Can a Person Live with a Brain Bleed?

Reviewed on 1/12/2023

Doctor looking at a brain CT scan with a brain bleed
A brain bleed (brain hemorrhage) can be life-threatening and may cause significant long-term complications.

A brain bleed (brain hemorrhage) occurs when blood vessels in the brain are damaged, such as by a head injury, problems with blood clotting and/or damage to the blood vessels in the brain, or a ruptured brain aneurysm. Bleeding in the brain increases pressure on brain tissue and can lead to serious complications. 

There are several types of brain bleeds, all of which can cause significant complications and can be life-threatening. While most people who experience a brain bleed will live, they usually experience problems with memory, speech, or movement, depending on the location of the brain bleed. 

  • A brain bleed can be life-threatening when blood enters the fluid-filled space around the brain (the subarachnoid space), in what is called a subarachnoid hemorrhage. When blood flows into the subarachnoid space it can spread quickly and put pressure on the entire brain so even parts of the brain that aren't close to the bleeding blood vessel can be damaged. 
  • Left untreated, a subarachnoid hemorrhage can lead to unconsciousness and life-threatening complications such as an irregular heartbeat and respiratory arrest. It can cause brain damage that may result in long-term or permanent problems such as speech difficulty or paralysis.
  • When a brain bleed occurs within the brain tissue, it’s called an intracerebral hemorrhage (a brain hemorrhage) and the blood presses against the tissue from the inside and against other blood vessels in that area causing the surrounding brain tissue to die. Depending on the function of that part of the brain, problems with vision, speech, movement, or sensation can occur. It can also lead to life-threatening complications.
  • Blood can also leak into the small gaps between the meninges (membranes covering the brain) in a subdural hematoma or between the meninges and the skull in an epidural hematoma. These conditions can also cause brain damage.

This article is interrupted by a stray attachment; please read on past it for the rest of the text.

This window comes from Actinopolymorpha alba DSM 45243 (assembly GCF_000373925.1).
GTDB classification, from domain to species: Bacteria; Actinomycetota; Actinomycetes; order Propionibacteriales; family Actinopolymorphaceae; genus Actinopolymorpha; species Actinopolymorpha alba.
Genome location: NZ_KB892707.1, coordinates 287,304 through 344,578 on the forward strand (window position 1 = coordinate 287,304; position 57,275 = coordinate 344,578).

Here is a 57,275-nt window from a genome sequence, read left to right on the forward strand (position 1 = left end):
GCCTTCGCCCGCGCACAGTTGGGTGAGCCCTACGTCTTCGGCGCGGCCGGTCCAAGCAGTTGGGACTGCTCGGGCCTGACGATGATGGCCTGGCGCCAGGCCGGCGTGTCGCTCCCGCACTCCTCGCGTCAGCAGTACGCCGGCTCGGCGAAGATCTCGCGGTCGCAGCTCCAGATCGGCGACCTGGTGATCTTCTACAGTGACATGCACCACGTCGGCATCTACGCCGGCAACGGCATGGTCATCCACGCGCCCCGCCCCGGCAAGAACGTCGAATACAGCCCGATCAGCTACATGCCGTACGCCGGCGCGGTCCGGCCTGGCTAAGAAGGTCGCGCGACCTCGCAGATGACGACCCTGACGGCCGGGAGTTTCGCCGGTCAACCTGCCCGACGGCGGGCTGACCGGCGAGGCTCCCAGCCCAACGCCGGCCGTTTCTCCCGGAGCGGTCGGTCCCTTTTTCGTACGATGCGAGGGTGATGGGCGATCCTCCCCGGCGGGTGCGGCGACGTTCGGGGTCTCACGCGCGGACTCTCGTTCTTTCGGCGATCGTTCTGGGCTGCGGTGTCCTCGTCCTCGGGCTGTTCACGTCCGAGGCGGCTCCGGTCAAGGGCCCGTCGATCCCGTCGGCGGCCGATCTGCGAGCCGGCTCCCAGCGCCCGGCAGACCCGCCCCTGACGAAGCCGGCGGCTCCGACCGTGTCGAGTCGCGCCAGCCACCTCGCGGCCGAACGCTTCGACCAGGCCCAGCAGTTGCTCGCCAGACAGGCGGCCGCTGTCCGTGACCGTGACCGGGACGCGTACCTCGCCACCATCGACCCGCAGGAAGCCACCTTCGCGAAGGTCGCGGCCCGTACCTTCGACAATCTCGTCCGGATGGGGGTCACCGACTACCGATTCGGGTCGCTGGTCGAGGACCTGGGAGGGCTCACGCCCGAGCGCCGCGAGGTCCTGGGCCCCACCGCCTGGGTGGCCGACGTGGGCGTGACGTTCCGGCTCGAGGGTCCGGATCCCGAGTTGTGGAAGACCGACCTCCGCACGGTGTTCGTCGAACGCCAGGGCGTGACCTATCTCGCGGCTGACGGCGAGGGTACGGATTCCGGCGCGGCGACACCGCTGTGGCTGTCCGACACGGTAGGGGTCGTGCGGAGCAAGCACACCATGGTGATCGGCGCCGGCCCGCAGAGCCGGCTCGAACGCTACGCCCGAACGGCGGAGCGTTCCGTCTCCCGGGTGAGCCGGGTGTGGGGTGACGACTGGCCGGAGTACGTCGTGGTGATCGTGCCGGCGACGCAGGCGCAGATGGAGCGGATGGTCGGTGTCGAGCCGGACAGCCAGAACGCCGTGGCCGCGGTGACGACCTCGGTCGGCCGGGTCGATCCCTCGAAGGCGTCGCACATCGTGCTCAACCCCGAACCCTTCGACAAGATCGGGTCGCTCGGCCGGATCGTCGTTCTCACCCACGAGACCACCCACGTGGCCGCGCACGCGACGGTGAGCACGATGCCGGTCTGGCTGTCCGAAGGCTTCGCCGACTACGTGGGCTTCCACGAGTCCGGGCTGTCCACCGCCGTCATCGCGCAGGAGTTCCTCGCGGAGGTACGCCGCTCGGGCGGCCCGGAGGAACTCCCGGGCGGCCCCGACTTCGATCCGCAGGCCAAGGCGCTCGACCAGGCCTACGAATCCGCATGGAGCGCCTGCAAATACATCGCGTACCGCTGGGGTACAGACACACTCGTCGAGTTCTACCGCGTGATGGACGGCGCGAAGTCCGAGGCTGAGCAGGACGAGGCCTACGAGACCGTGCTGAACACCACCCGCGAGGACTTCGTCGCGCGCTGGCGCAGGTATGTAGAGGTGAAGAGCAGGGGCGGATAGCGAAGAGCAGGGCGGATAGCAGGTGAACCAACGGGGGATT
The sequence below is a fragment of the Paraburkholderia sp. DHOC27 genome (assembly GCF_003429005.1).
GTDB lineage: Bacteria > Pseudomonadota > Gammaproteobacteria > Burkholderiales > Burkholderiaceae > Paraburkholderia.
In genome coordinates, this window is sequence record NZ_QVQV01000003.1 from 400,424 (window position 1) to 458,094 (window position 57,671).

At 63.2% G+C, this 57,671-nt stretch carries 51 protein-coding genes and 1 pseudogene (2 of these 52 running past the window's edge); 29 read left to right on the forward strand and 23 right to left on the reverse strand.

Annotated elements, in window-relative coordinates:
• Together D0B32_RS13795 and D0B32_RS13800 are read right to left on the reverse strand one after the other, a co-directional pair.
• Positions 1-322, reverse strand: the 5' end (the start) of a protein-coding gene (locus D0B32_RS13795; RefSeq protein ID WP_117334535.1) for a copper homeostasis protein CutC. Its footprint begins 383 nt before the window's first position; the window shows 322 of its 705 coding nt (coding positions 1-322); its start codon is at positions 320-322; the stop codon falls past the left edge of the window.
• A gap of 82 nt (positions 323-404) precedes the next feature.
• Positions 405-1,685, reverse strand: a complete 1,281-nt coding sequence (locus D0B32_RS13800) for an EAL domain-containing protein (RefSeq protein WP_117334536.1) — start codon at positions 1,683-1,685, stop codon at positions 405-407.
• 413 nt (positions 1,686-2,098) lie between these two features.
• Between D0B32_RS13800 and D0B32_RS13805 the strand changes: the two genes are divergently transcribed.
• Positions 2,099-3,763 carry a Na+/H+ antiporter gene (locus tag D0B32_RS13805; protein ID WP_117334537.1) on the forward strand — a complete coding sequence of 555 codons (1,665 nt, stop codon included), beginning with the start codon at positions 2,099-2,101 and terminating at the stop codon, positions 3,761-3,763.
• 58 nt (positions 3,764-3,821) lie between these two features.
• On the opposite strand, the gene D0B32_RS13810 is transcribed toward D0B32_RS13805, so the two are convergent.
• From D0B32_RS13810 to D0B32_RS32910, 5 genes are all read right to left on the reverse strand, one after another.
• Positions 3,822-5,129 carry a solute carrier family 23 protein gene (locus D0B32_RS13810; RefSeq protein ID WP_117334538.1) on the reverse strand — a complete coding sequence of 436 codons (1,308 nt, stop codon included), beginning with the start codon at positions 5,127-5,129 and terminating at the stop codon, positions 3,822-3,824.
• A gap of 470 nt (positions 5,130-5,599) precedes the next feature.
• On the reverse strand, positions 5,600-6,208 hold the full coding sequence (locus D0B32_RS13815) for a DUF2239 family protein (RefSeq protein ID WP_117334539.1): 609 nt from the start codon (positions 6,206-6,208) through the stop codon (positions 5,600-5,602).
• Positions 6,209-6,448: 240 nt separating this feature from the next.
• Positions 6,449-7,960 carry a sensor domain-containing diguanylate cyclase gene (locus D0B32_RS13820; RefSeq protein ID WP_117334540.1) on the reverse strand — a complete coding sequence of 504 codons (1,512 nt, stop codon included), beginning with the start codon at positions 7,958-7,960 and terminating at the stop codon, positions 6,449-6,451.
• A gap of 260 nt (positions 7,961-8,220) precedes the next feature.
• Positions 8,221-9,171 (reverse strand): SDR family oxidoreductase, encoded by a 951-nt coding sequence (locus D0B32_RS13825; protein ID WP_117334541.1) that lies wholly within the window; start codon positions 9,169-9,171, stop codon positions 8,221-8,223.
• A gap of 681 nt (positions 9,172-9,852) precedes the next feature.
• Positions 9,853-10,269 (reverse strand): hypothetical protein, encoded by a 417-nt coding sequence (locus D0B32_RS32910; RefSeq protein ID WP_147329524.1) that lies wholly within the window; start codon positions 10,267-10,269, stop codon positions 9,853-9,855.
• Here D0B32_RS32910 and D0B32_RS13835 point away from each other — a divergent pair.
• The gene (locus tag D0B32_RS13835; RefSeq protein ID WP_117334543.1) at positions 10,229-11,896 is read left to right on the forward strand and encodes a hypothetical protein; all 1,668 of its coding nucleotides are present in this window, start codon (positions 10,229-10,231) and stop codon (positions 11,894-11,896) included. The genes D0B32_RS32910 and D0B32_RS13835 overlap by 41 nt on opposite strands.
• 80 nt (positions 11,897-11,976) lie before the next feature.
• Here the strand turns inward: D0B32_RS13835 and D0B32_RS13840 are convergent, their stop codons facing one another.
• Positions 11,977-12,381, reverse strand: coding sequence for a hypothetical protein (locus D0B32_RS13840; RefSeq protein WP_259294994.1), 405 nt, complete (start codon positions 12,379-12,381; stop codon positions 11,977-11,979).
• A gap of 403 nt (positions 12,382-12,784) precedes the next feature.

What Are Symptoms of a Brain Bleed?

Symptoms of a brain bleed (brain hemorrhage) vary depending on the location and severity of the bleeding and the amount of brain tissue is affected. Symptoms can develop suddenly or gradually over time. It’s important to seek medical attention immediately if a brain bleed is suspected. 

Symptoms of a brain bleed may include:

  • Sudden, severe headache
  • Numbness or tingling of an extremity, often on only one side
  • Weakness
  • Nausea or vomiting
  • Drowsiness
  • Reduced alertness
  • Loss of consciousness
  • Confusion, including difficulty speaking or understanding speech
  • Vision changes
  • Problems balancing and walking
  • Changes in taste
  • Seizures, with no previous history of seizures

What Causes a Brain Bleed?

Causes of a brain bleed (brain hemorrhage) include:

  • High blood pressure
    • Untreated high blood pressure (hypertension) is the most common cause of brain bleeds
    • Brain arteries weaken due to excess force of blood against the walls of the arteries, resulting in a brain bleed
  • Head trauma
    • A common cause of disability 
    • Even a simple bump on the head could result in brain damage if it causes a brain bleed
  • Ruptured brain aneurysm
    • Caused by a weak spot in a blood vessel that balloons out and bursts
  • Bleeding disorders
  • Drug abuse
    • Cocaine and other illicit drugs can weaken blood vessels
    • Some prescription drugs can also increase the risk of a brain hemorrhage
  • Blood vessel abnormalities, or arteriovenous malformations (AV)
    • A rare cause of brain bleeds
    • A group of blood vessels in the brain does not form correctly before birth and can cause leaking arteries or veins

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How Is a Brain Bleed Diagnosed?

A rapid diagnosis of a brain bleed (brain hemorrhage) is needed to get prompt and proper treatment. The cause of a brain bleed is not always apparent when a patient arrives at an emergency room unless there is obvious head trauma. Patients who are conscious may be asked to describe their symptoms.

Tests used to diagnose a brain bleed may include:

What Is the Treatment for a Brain Bleed?

Brain bleeds (brain hemorrhages) may be treated surgically or nonsurgically, depending on the cause, severity, and location of the brain bleed, and the patient’s overall health. 

Early treatment is aimed at stabilizing the patient in the intensive care unit (ICU) and includes:

  • Supportive care 
  • Strict regulation of blood pressure 
  • Strict regulation of breathing status

Surgery to treat a brain bleed may include:

  • Burr hole
    • A procedure to drill a hole into the skull that allows excess blood to drain
  • Craniotomy
    • An incision through the scalp is made and a special saw is used to remove a piece of the skull to allow the brain to expand and relieve the pressure created by the bleeding
  • External ventricular drain
    • A catheter is placed into the cavities (ventricles) of the brain to relieve pressure and decompress the cerebrospinal fluid
  • Clipping or repairing an aneurysm
    • A clip is used to secure the bleed
  • Removal of arteriovenous malformation (AVM)
    • The abnormal mass of blood vessels is removed or plugged off

What Are Complications of a Brain Bleed?

Complications of a brain bleed (brain hemorrhage) include: 

  • Severe brain damage
    • Difficulties with memory
    • Speech problems
    • Movement problems including paralysis
  • Death

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Reviewed on 1/12/2023
References
Image source: iStock Images

https://www.ncbi.nlm.nih.gov/books/NBK541154/

https://www.rwjbh.org/treatment-care/neuroscience/neurosurgery/conditions-treated/hemorrhage/